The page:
And they shall teach no more every man his neighbor, and every man his brother, saying, Know the LORD: for they shall all know me…
I. THE CHURCH'S PRESENT DUTY.
1. The knowledge of God is essential to the well-being and happiness of man for time and for eternity — in other words, that it is essential to his salvation. It matters not in what region they may dwell, it matters not under what other circumstances favourable to their advancement in civilisation or commerce or the arts they may or may not be placed; such must be the lamentable result in every case where men live and die without the knowledge of God, while the guilt of such ignorance and the misery which it entails are only heightened and aggravated by the circumstance, when the ease occurs in a Christian land where the fight of the Gospel is wisely diffused.
2. A destitution of this knowledge is the natural condition of mankind.
3. The knowledge of God is that kind of knowledge which above all others we should be anxious to diffuse.
4. The way in which this knowledge is to be communicated is suggested in the text and adopted by this institution. We are to "teach." We must exhort men to the attainment of this knowledge, as to an imperative duty. We must admonish them of the melancholy consequence of remaining in ignorance. We must warn them of their danger, whilst they continue thus ignorant of God and alienated from Him. We must reason with them, and remonstrate with all possible earnestness and affection, "if peradventure God may grant them repentance to the belief of the truth."
II. THE GLORIOUS PROSPECT UNFOLDED TO THE CHURCH IN CONNECTION WITH THIS DUTY, AS A REWARD FOR ITS PERFORMANCE — AND WHICH, WHEN FULLY REALISED, WILL RENDER THE PERFORMANCE OF THIS DUTY NO LONGER NECESSARY; for then "they shall teach no more every man his neighbour, and every man his brother, saying, Know the Lord," for there shall be no more necessity, the work shall have been done, and "they shall know the Lord" each and every one, "from the least of them" through all the grades of society "unto the greatest of them," from the meanest to the most exalted.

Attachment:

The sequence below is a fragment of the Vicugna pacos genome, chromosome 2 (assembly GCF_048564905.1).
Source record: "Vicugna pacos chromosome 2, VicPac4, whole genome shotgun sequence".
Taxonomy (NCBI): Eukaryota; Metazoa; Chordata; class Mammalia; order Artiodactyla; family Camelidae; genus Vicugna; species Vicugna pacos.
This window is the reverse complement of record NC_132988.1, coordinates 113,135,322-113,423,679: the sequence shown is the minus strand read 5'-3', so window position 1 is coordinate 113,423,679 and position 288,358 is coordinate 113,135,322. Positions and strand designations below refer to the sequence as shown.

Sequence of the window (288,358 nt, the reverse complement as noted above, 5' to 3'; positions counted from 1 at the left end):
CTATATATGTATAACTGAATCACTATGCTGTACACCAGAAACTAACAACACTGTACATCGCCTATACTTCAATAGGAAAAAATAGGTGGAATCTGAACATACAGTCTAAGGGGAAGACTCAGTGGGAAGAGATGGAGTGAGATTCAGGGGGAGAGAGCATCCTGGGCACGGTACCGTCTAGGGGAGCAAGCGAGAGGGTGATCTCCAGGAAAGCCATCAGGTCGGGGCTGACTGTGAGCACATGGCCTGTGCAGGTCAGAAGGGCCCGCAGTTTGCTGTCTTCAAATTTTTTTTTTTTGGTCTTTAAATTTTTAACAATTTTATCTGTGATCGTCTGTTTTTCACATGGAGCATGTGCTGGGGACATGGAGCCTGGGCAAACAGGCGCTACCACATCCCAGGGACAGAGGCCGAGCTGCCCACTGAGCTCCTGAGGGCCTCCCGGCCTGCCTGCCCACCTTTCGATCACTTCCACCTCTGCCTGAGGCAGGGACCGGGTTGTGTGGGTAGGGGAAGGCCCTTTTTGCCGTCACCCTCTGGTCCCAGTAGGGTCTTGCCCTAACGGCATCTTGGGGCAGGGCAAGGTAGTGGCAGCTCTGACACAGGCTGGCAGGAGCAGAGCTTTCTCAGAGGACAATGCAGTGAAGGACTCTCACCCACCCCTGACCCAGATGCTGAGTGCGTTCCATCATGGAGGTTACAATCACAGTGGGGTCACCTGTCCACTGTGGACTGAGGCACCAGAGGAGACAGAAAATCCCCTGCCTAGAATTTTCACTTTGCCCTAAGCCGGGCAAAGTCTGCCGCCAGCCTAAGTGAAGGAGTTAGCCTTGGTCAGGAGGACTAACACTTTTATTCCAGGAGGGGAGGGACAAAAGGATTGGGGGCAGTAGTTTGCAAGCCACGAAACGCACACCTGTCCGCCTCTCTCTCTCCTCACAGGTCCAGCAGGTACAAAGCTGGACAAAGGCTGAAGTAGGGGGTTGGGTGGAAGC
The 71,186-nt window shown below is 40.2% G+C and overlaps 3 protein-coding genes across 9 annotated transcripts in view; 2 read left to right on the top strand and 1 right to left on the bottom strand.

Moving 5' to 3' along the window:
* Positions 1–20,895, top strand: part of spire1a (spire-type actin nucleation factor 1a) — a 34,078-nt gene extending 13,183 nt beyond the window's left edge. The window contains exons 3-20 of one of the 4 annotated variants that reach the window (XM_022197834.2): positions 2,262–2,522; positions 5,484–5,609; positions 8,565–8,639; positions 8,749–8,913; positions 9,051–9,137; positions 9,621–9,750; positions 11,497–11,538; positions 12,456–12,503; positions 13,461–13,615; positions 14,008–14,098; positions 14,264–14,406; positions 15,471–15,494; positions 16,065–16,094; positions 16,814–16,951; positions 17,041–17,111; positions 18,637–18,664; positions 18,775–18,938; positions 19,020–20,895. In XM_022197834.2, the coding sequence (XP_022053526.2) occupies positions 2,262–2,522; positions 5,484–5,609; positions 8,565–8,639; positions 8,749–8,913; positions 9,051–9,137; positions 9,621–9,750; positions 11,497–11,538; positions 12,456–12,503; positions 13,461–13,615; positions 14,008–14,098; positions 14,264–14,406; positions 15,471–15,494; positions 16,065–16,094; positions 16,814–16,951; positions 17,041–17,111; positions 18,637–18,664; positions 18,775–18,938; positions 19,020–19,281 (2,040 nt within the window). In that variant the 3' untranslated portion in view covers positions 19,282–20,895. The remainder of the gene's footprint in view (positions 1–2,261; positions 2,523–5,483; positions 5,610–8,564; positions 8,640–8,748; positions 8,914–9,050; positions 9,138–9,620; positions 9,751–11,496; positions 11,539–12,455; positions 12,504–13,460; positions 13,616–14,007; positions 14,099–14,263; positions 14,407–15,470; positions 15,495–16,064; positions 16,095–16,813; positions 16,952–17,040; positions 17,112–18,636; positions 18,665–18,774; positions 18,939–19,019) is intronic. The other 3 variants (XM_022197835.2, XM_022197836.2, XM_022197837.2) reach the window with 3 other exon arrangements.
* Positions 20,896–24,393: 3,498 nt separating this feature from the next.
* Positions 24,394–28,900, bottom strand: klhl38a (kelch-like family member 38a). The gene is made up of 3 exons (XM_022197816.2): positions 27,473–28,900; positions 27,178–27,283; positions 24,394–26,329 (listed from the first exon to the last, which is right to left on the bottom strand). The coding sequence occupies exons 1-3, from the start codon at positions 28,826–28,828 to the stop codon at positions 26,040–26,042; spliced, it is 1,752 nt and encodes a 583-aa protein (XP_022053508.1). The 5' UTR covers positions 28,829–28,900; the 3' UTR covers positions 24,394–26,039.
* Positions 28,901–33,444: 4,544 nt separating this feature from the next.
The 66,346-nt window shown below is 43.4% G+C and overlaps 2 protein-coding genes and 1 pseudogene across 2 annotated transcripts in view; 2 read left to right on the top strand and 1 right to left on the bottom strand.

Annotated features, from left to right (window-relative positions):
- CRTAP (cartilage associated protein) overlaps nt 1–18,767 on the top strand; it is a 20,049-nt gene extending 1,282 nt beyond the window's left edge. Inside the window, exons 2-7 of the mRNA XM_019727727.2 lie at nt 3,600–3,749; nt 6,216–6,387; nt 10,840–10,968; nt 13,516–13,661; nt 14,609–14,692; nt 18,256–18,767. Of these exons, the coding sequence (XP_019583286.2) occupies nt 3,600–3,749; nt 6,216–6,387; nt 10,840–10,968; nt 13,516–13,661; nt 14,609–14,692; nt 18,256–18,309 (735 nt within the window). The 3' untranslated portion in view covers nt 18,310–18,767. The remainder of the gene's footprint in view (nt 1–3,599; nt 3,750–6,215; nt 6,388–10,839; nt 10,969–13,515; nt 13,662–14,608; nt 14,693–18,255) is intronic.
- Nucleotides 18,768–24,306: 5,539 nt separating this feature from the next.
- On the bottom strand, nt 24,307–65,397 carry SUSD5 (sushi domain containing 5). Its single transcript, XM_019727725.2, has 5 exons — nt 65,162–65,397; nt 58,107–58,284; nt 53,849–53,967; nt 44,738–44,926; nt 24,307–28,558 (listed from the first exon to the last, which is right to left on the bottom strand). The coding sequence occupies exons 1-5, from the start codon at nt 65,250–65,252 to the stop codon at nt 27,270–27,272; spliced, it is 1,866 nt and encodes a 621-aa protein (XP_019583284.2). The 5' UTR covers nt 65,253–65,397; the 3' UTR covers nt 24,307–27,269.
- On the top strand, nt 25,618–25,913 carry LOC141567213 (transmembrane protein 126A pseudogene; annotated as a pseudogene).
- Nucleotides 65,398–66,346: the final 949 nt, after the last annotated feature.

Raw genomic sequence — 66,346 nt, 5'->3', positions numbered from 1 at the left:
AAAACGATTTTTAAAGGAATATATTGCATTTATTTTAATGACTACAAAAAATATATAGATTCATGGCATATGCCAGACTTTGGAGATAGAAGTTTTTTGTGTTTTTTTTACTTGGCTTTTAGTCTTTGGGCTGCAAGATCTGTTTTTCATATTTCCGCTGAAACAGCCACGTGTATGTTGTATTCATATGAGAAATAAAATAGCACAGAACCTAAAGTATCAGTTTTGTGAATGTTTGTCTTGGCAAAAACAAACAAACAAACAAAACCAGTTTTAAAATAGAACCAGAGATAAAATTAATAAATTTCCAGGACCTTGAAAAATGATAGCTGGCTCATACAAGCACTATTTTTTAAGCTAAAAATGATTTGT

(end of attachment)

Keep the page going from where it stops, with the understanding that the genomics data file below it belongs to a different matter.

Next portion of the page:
1. The nature of the blessing which is thus assured. It is the possession and enjoyment of the knowledge of God.
2. The extent to which this blessing shall be diffused. It shall be universal. Riot and disorder, debauchery and drunkenness, robbery and fraud, assassination and murder, shall no more be known; for all those vile lusts and furious passions in the human breast, whence these enormities proceed, shall be eradicated and subdued, and men shall be bound together in one common bond of brotherhood and love. Then uprightness and integrity shall be the prevailing principles of commerce and of trade. Then the office of the judge shall become a sinecure, and the prison a solitude, and the criminal and the felon a name and a character belonging to a former state of things. Then "Holiness to the Lord shall be written upon the bells of the horses"; and men shall learn to combine diligence in business and honourable industry in their lawful callings, with the fervour of an ardent piety and supreme devotedness to God, while none shall undermine or overreach, none shall tyrannise or oppress, none shall slander or traduce, "none shall hurt or destroy in all God's holy mountain."
(T. Raffles, D. D.)
Parallel VersesKJV: And they shall teach no more every man his neighbour, and every man his brother, saying, Know the LORD: for they shall all know me, from the least of them unto the greatest of them, saith the LORD: for I will forgive their iniquity, and I will remember their sin no more.
WEB: and they shall teach no more every man his neighbor, and every man his brother, saying, Know Yahweh; for they shall all know me, from the least of them to the greatest of them, says Yahweh: for I will forgive their iniquity, and their sin will I remember no more.